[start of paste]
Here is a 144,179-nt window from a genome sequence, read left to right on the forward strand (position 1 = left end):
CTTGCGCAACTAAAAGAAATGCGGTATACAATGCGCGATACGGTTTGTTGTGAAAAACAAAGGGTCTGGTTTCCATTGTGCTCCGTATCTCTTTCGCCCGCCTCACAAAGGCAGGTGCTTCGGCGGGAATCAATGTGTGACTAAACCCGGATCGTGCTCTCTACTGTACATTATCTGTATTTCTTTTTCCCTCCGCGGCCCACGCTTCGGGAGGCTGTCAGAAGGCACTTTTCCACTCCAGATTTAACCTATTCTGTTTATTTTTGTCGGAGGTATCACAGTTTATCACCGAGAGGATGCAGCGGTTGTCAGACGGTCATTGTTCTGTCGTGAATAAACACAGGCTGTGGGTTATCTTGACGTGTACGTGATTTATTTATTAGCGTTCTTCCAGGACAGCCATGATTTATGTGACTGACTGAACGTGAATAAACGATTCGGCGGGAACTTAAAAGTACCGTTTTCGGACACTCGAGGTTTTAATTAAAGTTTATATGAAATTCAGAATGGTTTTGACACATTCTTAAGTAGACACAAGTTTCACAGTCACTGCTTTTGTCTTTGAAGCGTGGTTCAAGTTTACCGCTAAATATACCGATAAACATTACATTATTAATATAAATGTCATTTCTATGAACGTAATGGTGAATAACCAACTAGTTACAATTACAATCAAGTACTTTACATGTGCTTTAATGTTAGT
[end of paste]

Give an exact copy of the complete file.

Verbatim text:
Here is a 144,179-nt window from a genome sequence, read left to right on the forward strand (position 1 = left end):
CTTGCGCAACTAAAAGAAATGCGGTATACAATGCGCGATACGGTTTGTTGTGAAAAACAAAGGGTCTGGTTTCCATTGTGCTCCGTATCTCTTTCGCCCGCCTCACAAAGGCAGGTGCTTCGGCGGGAATCAATGTGTGACTAAACCCGGATCGTGCTCTCTACTGTACATTATCTGTATTTCTTTTTCCCTCCGCGGCCCACGCTTCGGGAGGCTGTCAGAAGGCACTTTTCCACTCCAGATTTAACCTATTCTGTTTATTTTTGTCGGAGGTATCACAGTTTATCACCGAGAGGATGCAGCGGTTGTCAGACGGTCATTGTTCTGTCGTGAATAAACACAGGCTGTGGGTTATCTTGACGTGTACGTGATTTATTTATTAGCGTTCTTCCAGGACAGCCATGATTTATGTGACTGACTGAACGTGAATAAACGATTCGGCGGGAACTTAAAAGTACCGTTTTCGGACACTCGAGGTTTTAATTAAAGTTTATATGAAATTCAGAATGGTTTTGACACATTCTTAAGTAGACACAAGTTTCACAGTCACTGCTTTTGTCTTTGAAGCGTGGTTCAAGTTTACCGCTAAATATACCGATAAACATTACATTATTAATATAAATGTCATTTCTATGAACGTAATGGTGAATAACCAACTAGTTACAATTACAATCAAGTACTTTACATGTGCTTTAATGTTAGT